Downeast Dog News

Rescue of the Month: Kennebec Valley Humane Society

Placing Animals in Caring Forever Homes
By Susan Spisak | Mar 01, 2021

Hillary Roberts, Executive Director of Kennebec Valley Humane Society, KVHS, exudes friendliness and positivity. Even with the pandemic, she’s remained optimistic. “I would say there have been some moments of silver linings for us as an organization.” With folks being home more and desiring companionship, the quality of adopters and level of interest in their dogs (and cats) increased. And their all-important foster program flourished.

KVHS has a rescue partner in Georgia who identify at-risk dogs and coordinate southern fostering. While the pandemic halted transports last spring, the KVHS staff advocated to get the program operational by the end of May. “We knew we could do it safely,” said Roberts. As southern fosters needed a respite after housing pets for months, 60 animals arrived on the initial transport, 30 arrived on the next. (They were non-stop legs, except for fuel fills, on routes avoiding COVID-19 hot spots.)

Roberts said the popular Georgia dogs are adopted quickly…as in days. Local animals come to them as strays (they reunite 50% with their owners) and accept surrenders. “We pride ourselves on not being judgmental, so people bring their dogs to us if they can’t keep them.” Even during 2020, they had 291 local dogs and 168 transport dogs, and overall, KVHS has an admirable 97% placement rate.

KVHS staffers are committed to not giving up on any animal. When you rescue, you’re going to be exposed to all kinds of dogs, from “easy-peasy” puppies, to “damaged goods,” Roberts explained. While you must hold them accountable for their negative behavior, you must judge each individually, and give each one the tools to be the best version of itself.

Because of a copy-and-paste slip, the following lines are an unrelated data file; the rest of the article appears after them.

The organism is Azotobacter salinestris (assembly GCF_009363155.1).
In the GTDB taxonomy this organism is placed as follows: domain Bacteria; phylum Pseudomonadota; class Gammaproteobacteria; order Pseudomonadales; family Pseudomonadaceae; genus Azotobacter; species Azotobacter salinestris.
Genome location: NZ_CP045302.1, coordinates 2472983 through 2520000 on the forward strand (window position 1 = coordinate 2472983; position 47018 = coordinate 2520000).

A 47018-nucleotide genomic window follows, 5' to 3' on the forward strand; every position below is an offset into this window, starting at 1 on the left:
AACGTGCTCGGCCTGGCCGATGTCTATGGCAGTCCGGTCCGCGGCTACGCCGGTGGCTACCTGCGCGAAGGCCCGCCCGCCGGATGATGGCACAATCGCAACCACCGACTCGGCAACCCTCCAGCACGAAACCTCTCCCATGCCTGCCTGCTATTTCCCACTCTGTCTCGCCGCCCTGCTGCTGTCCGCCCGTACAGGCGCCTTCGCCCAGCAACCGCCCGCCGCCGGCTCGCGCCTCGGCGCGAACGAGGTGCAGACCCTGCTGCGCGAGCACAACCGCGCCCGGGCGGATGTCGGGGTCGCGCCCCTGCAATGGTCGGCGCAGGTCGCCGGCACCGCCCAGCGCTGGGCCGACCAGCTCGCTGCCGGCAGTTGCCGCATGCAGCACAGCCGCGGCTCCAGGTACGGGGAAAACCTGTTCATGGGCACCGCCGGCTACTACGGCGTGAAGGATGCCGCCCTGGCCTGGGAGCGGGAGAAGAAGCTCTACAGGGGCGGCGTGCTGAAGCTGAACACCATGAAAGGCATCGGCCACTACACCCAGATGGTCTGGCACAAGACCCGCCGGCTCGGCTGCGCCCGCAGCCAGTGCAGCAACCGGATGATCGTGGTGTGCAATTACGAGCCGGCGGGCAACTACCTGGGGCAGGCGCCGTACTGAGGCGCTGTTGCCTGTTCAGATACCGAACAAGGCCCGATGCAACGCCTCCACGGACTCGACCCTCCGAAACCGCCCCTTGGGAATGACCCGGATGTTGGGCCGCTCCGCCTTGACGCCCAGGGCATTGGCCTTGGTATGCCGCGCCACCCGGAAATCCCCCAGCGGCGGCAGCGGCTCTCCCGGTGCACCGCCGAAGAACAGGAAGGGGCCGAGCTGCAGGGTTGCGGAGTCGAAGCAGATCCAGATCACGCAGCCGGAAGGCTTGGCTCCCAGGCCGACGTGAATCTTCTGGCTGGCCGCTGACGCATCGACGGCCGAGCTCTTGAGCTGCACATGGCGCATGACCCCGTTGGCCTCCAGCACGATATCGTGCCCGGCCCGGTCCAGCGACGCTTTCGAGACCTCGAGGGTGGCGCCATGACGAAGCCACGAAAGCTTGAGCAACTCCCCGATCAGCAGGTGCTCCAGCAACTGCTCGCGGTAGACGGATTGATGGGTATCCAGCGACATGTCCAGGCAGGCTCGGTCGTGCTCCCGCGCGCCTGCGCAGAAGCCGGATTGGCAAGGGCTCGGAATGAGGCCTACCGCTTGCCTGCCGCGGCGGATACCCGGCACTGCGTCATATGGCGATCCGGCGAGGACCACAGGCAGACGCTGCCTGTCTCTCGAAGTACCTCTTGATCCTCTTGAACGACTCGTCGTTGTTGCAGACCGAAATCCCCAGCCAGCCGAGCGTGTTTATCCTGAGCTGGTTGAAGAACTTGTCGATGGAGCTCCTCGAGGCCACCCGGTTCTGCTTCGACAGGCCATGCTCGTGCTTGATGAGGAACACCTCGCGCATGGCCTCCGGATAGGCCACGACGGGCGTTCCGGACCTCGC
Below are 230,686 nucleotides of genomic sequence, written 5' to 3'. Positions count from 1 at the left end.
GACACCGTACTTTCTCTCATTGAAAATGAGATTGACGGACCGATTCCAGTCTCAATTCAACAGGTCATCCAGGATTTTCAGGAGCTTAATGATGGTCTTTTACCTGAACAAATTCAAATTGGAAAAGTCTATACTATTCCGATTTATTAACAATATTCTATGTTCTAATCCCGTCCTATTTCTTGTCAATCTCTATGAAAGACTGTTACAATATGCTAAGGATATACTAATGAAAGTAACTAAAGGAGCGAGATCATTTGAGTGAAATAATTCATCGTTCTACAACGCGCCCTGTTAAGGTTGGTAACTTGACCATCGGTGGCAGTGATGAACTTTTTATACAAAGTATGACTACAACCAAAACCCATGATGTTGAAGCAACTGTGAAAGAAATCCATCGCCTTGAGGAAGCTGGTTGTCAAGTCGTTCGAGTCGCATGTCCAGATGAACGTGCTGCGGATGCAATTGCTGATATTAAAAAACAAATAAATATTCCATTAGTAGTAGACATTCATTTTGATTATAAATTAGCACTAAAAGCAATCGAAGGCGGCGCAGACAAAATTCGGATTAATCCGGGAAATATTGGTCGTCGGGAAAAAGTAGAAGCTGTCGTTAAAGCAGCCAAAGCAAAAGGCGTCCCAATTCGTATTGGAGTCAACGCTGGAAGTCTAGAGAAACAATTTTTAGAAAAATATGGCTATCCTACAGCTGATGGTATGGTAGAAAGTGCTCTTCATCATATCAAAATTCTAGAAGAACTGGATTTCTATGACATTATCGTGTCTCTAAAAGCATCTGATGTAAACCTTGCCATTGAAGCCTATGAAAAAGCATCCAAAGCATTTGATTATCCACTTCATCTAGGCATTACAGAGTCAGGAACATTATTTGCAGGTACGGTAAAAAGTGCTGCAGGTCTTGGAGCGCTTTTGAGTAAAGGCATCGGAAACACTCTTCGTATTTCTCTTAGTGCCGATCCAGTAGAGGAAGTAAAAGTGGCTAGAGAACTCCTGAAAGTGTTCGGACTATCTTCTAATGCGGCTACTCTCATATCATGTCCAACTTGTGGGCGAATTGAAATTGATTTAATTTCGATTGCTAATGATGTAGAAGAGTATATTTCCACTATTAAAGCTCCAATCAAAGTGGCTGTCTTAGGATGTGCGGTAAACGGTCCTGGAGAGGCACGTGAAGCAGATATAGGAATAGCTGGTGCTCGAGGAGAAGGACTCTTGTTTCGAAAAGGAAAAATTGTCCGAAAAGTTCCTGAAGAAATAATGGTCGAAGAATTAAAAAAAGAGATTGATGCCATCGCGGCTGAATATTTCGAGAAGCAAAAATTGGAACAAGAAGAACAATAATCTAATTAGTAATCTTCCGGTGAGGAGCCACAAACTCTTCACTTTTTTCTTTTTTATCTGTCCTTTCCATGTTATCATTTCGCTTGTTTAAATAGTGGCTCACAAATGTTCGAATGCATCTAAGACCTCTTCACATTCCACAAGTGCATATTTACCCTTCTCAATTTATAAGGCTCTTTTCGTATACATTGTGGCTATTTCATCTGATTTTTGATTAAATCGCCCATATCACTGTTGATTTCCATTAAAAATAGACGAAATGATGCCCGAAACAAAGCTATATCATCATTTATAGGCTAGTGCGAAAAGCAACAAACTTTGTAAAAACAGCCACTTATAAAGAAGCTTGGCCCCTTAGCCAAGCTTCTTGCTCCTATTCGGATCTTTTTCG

A favorite example is one-time stray Georgia boy, Henry. “He had a pretty significant rap sheet,” Roberts said of the resource guarding Shih Tzu-Terrier. “We saw the good, the bad, and the in-between from our friend, Henry.” Canine Education and Behavior Manager Anna Henderson, their certified trainer, worked with him for well over a year. “She’s a remarkable warrior advocate who goes the extra mile.” Henry was adopted on Christmas Eve of 2020. “It was such a bad year, but that was a gift to us all, and we were grateful for it.” He and his owner still train with Henderson, so he’s as successful as possible. “We’re willing to put the time and energy in, so they can have a happy ending.”

Roberts is hopeful for a speedy happy ending for bonded pair Sasha and Axel. “There’s something special about them,” she shared of these seniors. They are smaller dogs – Sasha is a Miniature Pinscher/Mix, Axel is a Terrier mix. They’ve spent their entire lives together and rely on each other for support. If there’s children in the home, they must be over 15, and they must have no other pets in the family. For more info on adopting them, see the Adoption page.

They welcome monetary donations, adopters, fosters, volunteers, canned dog and cat food, clean old towels, and blankets. Adoptions are appointment only, visit for more.